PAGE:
Rowhouses' strength also their weak point Failing common walls can be helped, but get an expert's advice


ANYONE WHO lives in an older rowhouse had to shudder at the collapse of a wall recently in Baltimore that left seven people injured.

Alas, such a collapse is not a freak accident -- the wonder is it doesn't happen more often. The problem is that rowhouses are connected; from the outside walls of the end units all the way through, the row is one structure. Each unit gets its stability from being part of the row, from being one layer in a rigid horizontal sandwich.

Some rowhouses, especially the older ones, are separated by a party wall only a single brick thick -- that's just 4 inches. Only on the ends of the end units and on the fronts and backs of each house are the walls two bricks thick (a mere 8 inches). So tearing down one unit in the middle of the row can be problematic.

Houses that get into the worst condition tend to be unoccupied ones that have lost their roof or somehow started allowing large amounts of rain water into the structure. Eventually the water weakens the structure, and the walls and floors collapse.

In the Baltimore case, a work crew had previously demolished an unoccupied rowhouse and had come back to shore up walls of the occupied houses on either side of the gap. A backhoe was working in a trench when the wall of one house collapsed across the gap into the wall of the other house, pancaking the top two floors. Six people in one house and the backhoe operator were injured, though none seriously.

Despite the problems, old brick rowhouses are not inherently dangerous. Virtually all structural problems can be solved. Even if the masonry wall is so unstable it is moving, it can be repaired and the walls made safe.

Anyone with a wall problem should hire a qualified structural engineer to write a specification that will solve the problem.

To get a handle on the kinds of things that can go wrong and how to resolve them, we talked to Tim Sibol, an engineer with Skarda & Associates Inc. of Baltimore. Here are some of the common problems he has seen and the solutions:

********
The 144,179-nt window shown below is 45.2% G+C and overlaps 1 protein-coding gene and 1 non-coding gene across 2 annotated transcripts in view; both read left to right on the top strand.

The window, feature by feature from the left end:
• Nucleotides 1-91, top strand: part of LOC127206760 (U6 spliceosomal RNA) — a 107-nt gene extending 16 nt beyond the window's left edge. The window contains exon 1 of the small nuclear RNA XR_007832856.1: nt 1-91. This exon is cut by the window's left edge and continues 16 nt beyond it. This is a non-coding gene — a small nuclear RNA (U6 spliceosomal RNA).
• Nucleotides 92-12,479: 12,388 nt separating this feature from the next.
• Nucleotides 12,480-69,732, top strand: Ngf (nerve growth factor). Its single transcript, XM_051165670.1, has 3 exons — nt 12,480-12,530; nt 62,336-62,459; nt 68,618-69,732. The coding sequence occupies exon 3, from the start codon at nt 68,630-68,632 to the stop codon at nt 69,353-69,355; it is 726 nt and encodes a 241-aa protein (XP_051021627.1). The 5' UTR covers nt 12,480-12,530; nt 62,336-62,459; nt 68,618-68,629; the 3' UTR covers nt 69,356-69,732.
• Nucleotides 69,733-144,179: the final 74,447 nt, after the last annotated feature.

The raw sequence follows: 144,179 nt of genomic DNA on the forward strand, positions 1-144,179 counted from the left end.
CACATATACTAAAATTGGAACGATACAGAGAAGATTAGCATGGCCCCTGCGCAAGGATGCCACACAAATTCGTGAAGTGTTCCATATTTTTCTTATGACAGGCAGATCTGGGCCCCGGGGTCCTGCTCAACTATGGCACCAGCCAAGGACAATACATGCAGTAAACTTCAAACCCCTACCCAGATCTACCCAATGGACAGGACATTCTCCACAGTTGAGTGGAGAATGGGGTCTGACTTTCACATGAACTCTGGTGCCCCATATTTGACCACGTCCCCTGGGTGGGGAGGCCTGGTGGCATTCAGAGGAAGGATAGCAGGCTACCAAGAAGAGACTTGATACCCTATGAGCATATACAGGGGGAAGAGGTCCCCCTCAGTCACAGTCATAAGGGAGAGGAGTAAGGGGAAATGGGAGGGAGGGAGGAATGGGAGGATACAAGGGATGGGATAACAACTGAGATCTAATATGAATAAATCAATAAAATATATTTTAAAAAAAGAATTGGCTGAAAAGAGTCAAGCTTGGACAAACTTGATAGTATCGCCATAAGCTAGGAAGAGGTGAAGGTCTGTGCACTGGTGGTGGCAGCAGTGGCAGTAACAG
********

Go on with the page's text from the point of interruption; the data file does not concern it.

Problem: Bowing front or rear walls. Most rowhouses are built with the joists running parallel to the front and rear walls of the house. The joists are pocketed into the side walls or party walls. So the front and rear walls are connected only to the side walls.

According to Sibol, the roof weight is loaded onto the top of the front and rear walls. The roof weight pushing down on these walls can cause them to bow outward. (They can't bow in, because the joists will stop them.)

Solution: Bows can be corrected by connecting the front or rear wall back into the joists at each level. Engineers can determine how much force is being applied to the wall and what technique should be used to stop the bowing.

Problem: Footings under masonry walls are not reinforced concrete. Sibol has seen masonry walls constructed directly on top of a layer of stone laid in the bottom of a hundred-year-old excavation. Another typical old footing is a stepped-out brick footing at the base of the excavation with the masonry wall laid on the top "step." These footings are fine if they're left untouched. However, if you need to dig below the level of the bottom of the wall, such as to install a furnace, reroute stairs or to increase ceiling height of the basement, you need to do something to stabilize them.

Solution: Underpin the walls. You should never dig below the level of the bottom of the wall (even if you are leaving the footing untouched), without consulting an engineer to determine how to underpin with a new concrete footing.

Problem: Party walls do not extend all the way to the roof. There are rowhouses in Baltimore where the masonry party walls stop at the second or third floor ceiling; the attics actually are open to one another.

Solution: You can provide fire protection at the ceiling on the top floor by adding two layers of one-hour rated, fire-rated drywall or extend a fire-rated wall to the roof.

Problem: No support at the bottom of the basement walls. Instead, the floor may be dirt or cracked concrete. If the basement floor is at the same level as the bottom of the wall, there may be nothing to keep the basement wall from pushing in and bowing the wall above.

Solution: Consult an engineer about bracing or buttressing the wall.

Problem: Third-floor rear walls in old rowhouses often are masonry supported only by an old wood beam at the level below. Over a hundred-year period, water may get in and cause the beam to rot. The weight of all the brick may start to head down toward the basement.

Solution: Some people replace these walls with wood-frame walls to save weight. However, you must be careful to make sure that the side masonry walls are still tied in through the wood framing so the house forms a solid structure.

Randy Johnson is a Baltimore home-improvement contractor. Karol Menzie is a feature writer for The Sun.

If you have questions, tips or experiences to share about working on houses, e-mail us at, or write to us c/o HOME WORK, The Sun, 501 N. Calvert St., Baltimore 21278. Questions of general interest will be answered in the column; comments, tips and experiences will be reported in occasional columns.

Pub Date: 6/29/97

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